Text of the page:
CMS Announces Expanded Hospital Without Walls Program to Combat COVID-19 Patient Capacity Limits
Last Wednesday, CMS announced that the agency would be expanding its Hospitals Without Walls program in order to ease the stress on communities where hospitals are reaching patient capacity as a result of the COVID-19 pandemic. With experts anticipating record high cases and hospitalizations leading into the holiday season, the enhanced program, called Acute Hospital Care at Home, will include new allowances for telehealth and remote monitoring.
“We’re at a new level of crisis response with COVID-19 and CMS is leveraging the latest innovations and technology to help health care systems that are facing significant challenges to increase their capacity to make sure patients get the care they need,” said CMS Administrator Seema Verma in a statement. “With new areas across the country experiencing significant challenges to the capacity of their health care systems, our job is to make sure that CMS regulations are not standing in the way of patient care for COVID-19 and beyond.”
The Hospitals Without Walls program was launched back in March of this year to allow for care outside designated hospitals in an effort to aid the spikes in COVID-19 cases and hospitalizations. CMS sees the new programs as a way to build on the expansion of telehealth it offered earlier during the pandemic and has looked for ways to streamline the waiver request process by creating an online portal. The waivers appear in two categories; hospitals that have previously provided at home acute hospital services to at least 25 patients or those facilities that have not, with hospitals having the previous experience to be shuttled into an expedited waiver process. Those approved will be required to submit monitoring data on monthly basis. (InsideHealthPolicy)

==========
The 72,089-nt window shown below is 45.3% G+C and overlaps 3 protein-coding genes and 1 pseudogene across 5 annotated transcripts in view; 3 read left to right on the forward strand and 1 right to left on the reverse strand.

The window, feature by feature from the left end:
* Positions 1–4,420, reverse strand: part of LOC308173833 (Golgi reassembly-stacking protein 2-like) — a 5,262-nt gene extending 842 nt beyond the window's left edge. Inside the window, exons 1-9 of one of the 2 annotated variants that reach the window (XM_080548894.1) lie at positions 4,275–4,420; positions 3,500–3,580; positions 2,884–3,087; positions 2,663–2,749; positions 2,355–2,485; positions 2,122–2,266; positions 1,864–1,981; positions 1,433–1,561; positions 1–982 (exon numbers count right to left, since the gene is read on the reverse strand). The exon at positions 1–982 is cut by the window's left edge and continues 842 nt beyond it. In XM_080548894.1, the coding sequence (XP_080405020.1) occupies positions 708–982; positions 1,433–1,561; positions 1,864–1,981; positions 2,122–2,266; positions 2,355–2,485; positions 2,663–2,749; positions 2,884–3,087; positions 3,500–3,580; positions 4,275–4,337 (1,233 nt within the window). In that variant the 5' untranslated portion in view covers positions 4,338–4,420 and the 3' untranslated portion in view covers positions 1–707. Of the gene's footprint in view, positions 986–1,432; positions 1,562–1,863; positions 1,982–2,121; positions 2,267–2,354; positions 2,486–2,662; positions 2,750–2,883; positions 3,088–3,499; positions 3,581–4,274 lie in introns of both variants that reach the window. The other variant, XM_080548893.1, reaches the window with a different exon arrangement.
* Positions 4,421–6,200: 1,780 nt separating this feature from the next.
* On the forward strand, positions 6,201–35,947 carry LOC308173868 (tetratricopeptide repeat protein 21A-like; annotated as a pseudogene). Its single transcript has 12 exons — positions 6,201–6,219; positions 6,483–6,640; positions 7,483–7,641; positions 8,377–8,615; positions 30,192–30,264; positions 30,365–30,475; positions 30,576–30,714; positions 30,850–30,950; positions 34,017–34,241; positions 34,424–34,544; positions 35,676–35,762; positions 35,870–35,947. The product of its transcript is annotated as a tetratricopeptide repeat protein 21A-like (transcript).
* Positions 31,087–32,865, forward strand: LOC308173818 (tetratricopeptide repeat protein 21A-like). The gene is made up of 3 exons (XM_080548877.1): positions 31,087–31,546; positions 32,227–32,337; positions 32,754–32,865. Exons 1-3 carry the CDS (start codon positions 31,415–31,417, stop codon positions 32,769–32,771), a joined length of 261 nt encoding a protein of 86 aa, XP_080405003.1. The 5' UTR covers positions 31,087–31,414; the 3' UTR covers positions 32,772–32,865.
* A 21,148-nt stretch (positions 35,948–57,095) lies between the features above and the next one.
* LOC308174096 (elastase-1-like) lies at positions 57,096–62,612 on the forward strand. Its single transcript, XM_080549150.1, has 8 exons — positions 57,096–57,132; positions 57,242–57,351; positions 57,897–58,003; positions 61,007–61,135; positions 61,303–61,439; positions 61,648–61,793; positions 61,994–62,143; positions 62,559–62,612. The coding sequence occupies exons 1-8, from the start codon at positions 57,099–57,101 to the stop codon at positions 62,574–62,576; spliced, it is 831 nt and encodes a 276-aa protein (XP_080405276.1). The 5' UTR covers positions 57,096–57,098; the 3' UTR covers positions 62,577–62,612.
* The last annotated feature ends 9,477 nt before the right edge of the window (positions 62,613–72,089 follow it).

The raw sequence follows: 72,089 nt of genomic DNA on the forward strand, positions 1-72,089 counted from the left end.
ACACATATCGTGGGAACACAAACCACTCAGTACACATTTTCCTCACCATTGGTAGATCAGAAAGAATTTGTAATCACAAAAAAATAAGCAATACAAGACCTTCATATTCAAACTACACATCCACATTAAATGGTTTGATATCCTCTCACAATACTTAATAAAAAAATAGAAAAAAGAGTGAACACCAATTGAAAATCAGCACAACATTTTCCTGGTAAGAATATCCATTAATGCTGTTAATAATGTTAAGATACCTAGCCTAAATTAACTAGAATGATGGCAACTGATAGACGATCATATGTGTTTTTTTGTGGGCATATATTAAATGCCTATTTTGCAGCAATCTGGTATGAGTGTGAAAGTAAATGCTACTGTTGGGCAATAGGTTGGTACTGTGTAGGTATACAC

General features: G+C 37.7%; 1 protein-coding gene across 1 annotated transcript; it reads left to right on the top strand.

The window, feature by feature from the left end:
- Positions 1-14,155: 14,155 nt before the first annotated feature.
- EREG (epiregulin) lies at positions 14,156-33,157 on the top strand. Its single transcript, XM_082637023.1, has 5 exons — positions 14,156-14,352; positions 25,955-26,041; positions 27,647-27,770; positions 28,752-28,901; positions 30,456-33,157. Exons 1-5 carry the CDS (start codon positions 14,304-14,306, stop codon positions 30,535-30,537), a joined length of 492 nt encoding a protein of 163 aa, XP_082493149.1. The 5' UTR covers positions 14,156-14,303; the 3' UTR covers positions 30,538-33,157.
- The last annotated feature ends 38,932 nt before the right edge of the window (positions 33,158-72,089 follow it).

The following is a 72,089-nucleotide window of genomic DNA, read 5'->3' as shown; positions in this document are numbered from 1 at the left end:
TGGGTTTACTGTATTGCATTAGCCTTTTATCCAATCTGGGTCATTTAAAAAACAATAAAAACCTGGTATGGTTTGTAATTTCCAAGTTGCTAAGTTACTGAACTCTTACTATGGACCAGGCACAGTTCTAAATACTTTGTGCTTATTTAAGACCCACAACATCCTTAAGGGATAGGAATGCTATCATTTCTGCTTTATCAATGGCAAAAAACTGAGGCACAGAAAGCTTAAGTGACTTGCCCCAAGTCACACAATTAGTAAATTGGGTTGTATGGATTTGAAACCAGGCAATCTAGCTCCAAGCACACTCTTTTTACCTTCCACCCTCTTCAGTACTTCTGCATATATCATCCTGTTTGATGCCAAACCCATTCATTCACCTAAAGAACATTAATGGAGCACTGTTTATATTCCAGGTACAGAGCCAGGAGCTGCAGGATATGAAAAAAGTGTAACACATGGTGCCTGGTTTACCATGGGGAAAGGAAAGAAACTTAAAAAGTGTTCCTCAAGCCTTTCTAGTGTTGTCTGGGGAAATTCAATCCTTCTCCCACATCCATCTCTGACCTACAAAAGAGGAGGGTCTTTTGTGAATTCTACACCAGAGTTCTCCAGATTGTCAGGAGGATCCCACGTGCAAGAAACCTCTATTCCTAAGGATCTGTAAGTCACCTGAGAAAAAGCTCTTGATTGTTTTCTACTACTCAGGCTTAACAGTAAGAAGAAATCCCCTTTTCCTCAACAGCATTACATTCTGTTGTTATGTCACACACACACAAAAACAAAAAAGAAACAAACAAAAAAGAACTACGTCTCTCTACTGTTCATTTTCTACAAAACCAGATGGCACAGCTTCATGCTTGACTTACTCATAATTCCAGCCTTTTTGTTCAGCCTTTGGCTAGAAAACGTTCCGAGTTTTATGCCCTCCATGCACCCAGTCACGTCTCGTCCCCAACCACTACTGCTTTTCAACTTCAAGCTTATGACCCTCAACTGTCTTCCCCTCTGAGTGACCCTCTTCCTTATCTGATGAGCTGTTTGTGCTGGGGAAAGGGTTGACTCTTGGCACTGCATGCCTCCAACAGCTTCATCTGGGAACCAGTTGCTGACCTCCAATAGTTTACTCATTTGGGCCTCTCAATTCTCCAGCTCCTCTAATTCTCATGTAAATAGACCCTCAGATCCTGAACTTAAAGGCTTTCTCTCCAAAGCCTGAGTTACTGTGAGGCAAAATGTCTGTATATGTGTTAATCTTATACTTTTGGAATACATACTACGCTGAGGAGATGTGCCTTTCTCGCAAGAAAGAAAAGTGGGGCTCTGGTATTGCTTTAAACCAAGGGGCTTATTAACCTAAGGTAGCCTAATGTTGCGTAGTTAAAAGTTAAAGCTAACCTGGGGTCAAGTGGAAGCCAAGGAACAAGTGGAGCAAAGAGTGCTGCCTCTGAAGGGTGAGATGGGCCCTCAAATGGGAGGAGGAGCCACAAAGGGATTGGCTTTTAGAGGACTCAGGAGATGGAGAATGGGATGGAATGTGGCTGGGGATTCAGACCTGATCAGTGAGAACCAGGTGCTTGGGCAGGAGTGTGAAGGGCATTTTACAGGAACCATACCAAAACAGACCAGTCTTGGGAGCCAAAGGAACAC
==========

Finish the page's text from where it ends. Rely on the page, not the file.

Most-Favored-Nation Model Calls for Mandatory Medicare Pay Cuts to Doctors in New Pilot Program
The Trump administration last month announced a pilot program for the president’s Most-Favored-Nation (MFN) model, a mandate that was signed via Executive Order by the president earlier this year in an effort to curb drug costs. The pilot calls for Medicare pay cuts to doctors nationwide for seven years and includes separate regulations to ban drug rebates. Controversially, HHS did not incorporate the standard rulemaking process before proposing the demo and is expected to face legal challenges from drug manufacturers. (InsideHealthPolicy)
The MFN model will begin on Jan. 1, 2021, with tests paying Part B drugs at comparable amounts to the lowest adjusted price paid by any country in the Organization for Economic Co-operation and Development (OECD). Countries with a GDP per capita that is at least 60 percent of the U.S. GDP per capita will be considered. Throughout the pilot, CMS will evaluate the impact of the model on beneficiary access to drugs, program costs, and the quality of care for beneficiaries. While the demo itself is expected to save more than $85 billion during the period, experts are concerned that fewer drugs will be available to patients as a result.
The demo will apply only to Medicare Part B and excludes the private vendors designated to run the International Pricing Index demo, the previous version of the MFN model with an anticipated pilot program of five years starting in 2020. CMS Administrator Seema Verma said the agency is working on the Part D aspect of the demo but declined to speak on other details of that proposal. (InsideHealthPolicy)